Figure 5. (upper-left panel) Measured α for March-April-May (MAM, green filled box), June-July-August (JJA, blue filled box), September-October-November (SON, black filled box), December-January-February (DJF, orange filled box) and all seasons (blue box) showing the range (whiskers, defined as median ± 3 times the standard deviation), median (red line on each box), 25th and 75th percentile (edges of each box) and outliers (red crosses); (bottom panel) Same as upper left panel for AOD440; (upper-right panel) Scatter plot of AOD440 versus α for MAM (green dots), JJA (blue dots), SON (black dots) and DJF (orange dots). Big colored dots give the mean AOD440 versus α for each season. Please note that the mean AOD440 versus α for MAM (big green dot) and JJA (big blue dot) are almost superimposed.
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Figure 6. Monthly climatology of AOD440 (blue) and α (red). Dotted lines give the ±1 standard deviation around the mean.
Figure 6. Monthly climatology of AOD440 (blue) and α (red). Dotted lines give the ±1 standard deviation around the mean.
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Figure 7. Mean aerosol volume size distribution with respect to the related AOD440. The number of cases for each AOD440 bin is given in parentheses.
Figure 7. Mean aerosol volume size distribution with respect to the related AOD440. The number of cases for each AOD440 bin is given in parentheses.
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Figure 8. Time evolution of monthly AOD440 values observed and simulated over La Réunion from January 2007 to December 2019 (blue stars and red circles, respectively). The black line gives the obtained AOD440 trend. The corresponding coefficient of determination is 89.2%.
Figure 8. Time evolution of monthly AOD440 values observed and simulated over La Réunion from January 2007 to December 2019 (blue stars and red circles, respectively). The black line gives the obtained AOD440 trend. The corresponding coefficient of determination is 89.2%.
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Figure 9. Contributions and corresponding standard deviations (in percentages) of large-scale atmospheric structures (QBO, ENSO, MJO, IOD), BB emissions and sea salts (SS) to the AOD440 variability over La Réunion (located by the red cross) as obtained by the linear regression Trend-Run model superimposed over the regular average burned area over 2003–2016 (color scale in percentage per year) from the Moderate Resolution Imaging Spectroradiometer (MODIS) surface reflectance imagery (MCD64A1) (figure adapted from [27]).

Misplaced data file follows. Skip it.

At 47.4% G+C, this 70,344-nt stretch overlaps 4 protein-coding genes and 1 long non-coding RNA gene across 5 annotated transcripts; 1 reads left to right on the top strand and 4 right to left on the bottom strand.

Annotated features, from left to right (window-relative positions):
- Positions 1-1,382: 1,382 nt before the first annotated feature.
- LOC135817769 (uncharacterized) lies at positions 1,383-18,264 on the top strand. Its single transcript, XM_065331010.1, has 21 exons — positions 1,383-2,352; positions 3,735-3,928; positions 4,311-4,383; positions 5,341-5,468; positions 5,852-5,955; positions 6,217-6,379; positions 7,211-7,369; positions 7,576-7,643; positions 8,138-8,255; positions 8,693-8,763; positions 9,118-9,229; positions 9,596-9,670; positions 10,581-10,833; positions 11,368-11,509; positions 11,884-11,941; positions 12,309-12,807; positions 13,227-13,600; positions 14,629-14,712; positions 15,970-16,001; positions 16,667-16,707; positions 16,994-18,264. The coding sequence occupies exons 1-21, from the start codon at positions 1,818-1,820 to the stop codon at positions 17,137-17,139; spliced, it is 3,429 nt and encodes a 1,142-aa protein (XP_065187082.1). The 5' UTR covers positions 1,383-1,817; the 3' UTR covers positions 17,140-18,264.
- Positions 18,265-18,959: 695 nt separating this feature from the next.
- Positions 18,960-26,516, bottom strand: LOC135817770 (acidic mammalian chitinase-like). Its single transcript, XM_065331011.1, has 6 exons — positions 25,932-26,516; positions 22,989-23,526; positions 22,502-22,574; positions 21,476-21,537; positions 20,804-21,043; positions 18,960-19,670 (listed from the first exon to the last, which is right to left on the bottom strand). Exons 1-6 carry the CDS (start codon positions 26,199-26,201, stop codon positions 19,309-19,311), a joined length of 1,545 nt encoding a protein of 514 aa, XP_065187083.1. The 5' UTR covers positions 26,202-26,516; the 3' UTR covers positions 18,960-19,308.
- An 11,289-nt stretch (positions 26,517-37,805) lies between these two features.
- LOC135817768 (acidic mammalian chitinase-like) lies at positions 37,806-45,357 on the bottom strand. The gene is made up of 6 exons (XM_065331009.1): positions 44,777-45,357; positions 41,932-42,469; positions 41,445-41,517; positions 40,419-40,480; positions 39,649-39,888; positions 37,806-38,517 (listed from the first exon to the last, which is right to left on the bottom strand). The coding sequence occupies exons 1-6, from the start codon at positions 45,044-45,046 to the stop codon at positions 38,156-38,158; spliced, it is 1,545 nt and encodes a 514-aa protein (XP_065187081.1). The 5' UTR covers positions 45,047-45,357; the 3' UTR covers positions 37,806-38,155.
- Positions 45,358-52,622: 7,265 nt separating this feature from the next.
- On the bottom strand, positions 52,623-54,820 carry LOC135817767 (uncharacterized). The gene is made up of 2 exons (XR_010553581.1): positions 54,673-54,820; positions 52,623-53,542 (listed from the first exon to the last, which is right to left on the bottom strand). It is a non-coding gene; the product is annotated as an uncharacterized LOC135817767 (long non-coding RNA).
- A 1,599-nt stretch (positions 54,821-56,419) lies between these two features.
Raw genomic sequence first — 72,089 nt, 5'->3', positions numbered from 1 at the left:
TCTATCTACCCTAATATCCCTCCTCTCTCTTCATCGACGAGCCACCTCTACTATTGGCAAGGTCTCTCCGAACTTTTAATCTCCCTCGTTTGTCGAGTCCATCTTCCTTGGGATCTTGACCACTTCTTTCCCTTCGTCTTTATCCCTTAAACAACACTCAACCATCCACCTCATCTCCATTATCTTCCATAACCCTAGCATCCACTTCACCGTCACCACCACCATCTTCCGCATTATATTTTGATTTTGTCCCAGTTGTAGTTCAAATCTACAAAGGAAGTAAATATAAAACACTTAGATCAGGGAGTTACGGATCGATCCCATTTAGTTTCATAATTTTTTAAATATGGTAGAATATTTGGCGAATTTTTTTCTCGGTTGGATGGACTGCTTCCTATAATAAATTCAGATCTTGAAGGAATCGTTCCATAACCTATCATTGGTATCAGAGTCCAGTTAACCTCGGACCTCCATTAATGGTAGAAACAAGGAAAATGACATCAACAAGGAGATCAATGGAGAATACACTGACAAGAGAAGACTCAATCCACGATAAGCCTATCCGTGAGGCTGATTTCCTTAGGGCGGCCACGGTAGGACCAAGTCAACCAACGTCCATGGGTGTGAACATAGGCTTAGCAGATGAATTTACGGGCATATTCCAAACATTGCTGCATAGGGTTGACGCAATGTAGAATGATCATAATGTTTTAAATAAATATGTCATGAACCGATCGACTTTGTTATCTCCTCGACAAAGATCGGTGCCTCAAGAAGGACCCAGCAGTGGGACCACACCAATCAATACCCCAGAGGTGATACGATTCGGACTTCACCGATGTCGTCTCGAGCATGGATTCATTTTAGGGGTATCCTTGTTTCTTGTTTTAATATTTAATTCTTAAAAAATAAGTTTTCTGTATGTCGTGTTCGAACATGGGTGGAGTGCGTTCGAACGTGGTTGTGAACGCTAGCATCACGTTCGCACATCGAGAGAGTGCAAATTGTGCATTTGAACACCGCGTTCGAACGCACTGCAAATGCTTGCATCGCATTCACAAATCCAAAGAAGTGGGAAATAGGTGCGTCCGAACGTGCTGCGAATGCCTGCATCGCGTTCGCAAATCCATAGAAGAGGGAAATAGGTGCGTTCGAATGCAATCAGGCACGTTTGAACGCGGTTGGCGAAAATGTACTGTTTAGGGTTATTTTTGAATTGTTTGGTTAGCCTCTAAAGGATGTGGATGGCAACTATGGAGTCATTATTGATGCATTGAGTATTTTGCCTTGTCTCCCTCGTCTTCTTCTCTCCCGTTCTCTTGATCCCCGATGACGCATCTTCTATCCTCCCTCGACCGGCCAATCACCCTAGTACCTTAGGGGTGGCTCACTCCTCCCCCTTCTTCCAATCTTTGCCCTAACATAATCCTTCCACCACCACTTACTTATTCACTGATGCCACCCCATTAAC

Figure 9. Contributions and corresponding standard deviations (in percentages) of large-scale atmospheric structures (QBO, ENSO, MJO, IOD), BB emissions and sea salts (SS) to the AOD440 variability over La Réunion (located by the red cross) as obtained by the linear regression Trend-Run model superimposed over the regular average burned area over 2003–2016 (color scale in percentage per year) from the Moderate Resolution Imaging Spectroradiometer (MODIS) surface reflectance imagery (MCD64A1) (figure adapted from [27]).
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Table 1. Average (±standard deviation), minimum, maximum and median (25th and 75th percentile) values for AOD440 and α for March-April-May (MAM), June-July-August (JJA), September-October-November (SON), December-January-February (DJF) and all seasons.
Table 1. Average (±standard deviation), minimum, maximum and median (25th and 75th percentile) values for AOD440 and α for March-April-May (MAM), June-July-August (JJA), September-October-November (SON), December-January-February (DJF) and all seasons.
AOD440α
MAMJJASONDJFAllMAMJJASONDJFAll
Mean
(±std)
0.06
(±0.03)
0.07
(±0.04)
0.11
(±0.07)
0.07
(±0.03)
0.08
(±0.05)
0.58
(±0.40)
0.58
(±0.38)
0.96
(±0.37)
0.71
(±0.40)
0.71
(±0.42)
Min0.020.010.020.010.01−1.85−1.56−0.22−1.37−1.85
Max0.380.450.660.410.662.201.772.132.892.89
Median
(25th, 75th percentile)
0.05
(0.04, 0.07)
0.06
(0.04, 0.08)
0.09
(0.07, 0.13)
0.06
(0.05, 0.08)
0.06
(0.05, 0.09)
0.51
(0.28, 0.82)
0.51
(0.28, 0.84)
0.95
(0.68, 1.23)
0.66
(0.42, 0.95)
0.67
(0.39, 1.00)
Table 2. Contributions and corresponding standard deviations (in percentages) of large-scale atmospheric structures, BB emissions from the SHSA, NHAF, SHAF, SEAS, EQAS and AUST areas and sea salts to the AOD440 variability over La Réunion as obtained by the linear regression Trend-Run model, coefficient of determination R2 and resulting calculated trend.
Table 2. Contributions and corresponding standard deviations (in percentages) of large-scale atmospheric structures, BB emissions from the SHSA, NHAF, SHAF, SEAS, EQAS and AUST areas and sea salts to the AOD440 variability over La Réunion as obtained by the linear regression Trend-Run model, coefficient of determination R2 and resulting calculated trend.
ParametersContribution (%)
Large-scale atmospheric structures
Quasi-Biennial Oscillation (QBO)2.9 ± 0.1
El Niño Southern Oscillation (ENSO)2.1 ± 1.4
Indian Ocean Dipole (IOD)0.2 ± 0.1
Madden–Julian Oscillation (MJO)0.3 ± 0.2
Total large-scale atmospheric structures5.5 ± 1.7
Biomass burning
Southern Hemisphere South America (SHSA)19.5 ± 8.1
Northern Hemisphere Africa (NHAF)7.2 ± 5.6
Southern Hemisphere Africa (SHAF)21.7 ± 7.2
Southeast Asia (SEAS)9.8 ± 2.4
Equatorial Asia (EQAS)4.5 ± 1.6
Australia (AUST)4.7 ± 3.2
Total biomass burning67.4 ± 28.1
Sea salts
CAMS SSAOD55016.3 ± 4.2
Determination coefficient89.2
Trend (/decade)0.02 ± 0.01
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Duflot, V.; Bègue, N.; Pouliquen, M.-L.; Goloub, P.; Metzger, J.-M. Aerosols on the Tropical Island of La Réunion (21°S, 55°E): Assessment of Climatology, Origin of Variability and Trend. Remote Sens. 2022, 14, 4945. https://doi.org/10.3390/rs14194945

AMA Style

Duflot V, Bègue N, Pouliquen M-L, Goloub P, Metzger J-M. Aerosols on the Tropical Island of La Réunion (21°S, 55°E): Assessment of Climatology, Origin of Variability and Trend. Remote Sensing. 2022; 14(19):4945. https://doi.org/10.3390/rs14194945

Chicago/Turabian Style

Duflot, Valentin, Nelson Bègue, Marie-Léa Pouliquen, Philippe Goloub, and Jean-Marc Metzger. 2022. "Aerosols on the Tropical Island of La Réunion (21°S, 55°E): Assessment of Climatology, Origin of Variability and Trend" Remote Sensing 14, no. 19: 4945. https://doi.org/10.3390/rs14194945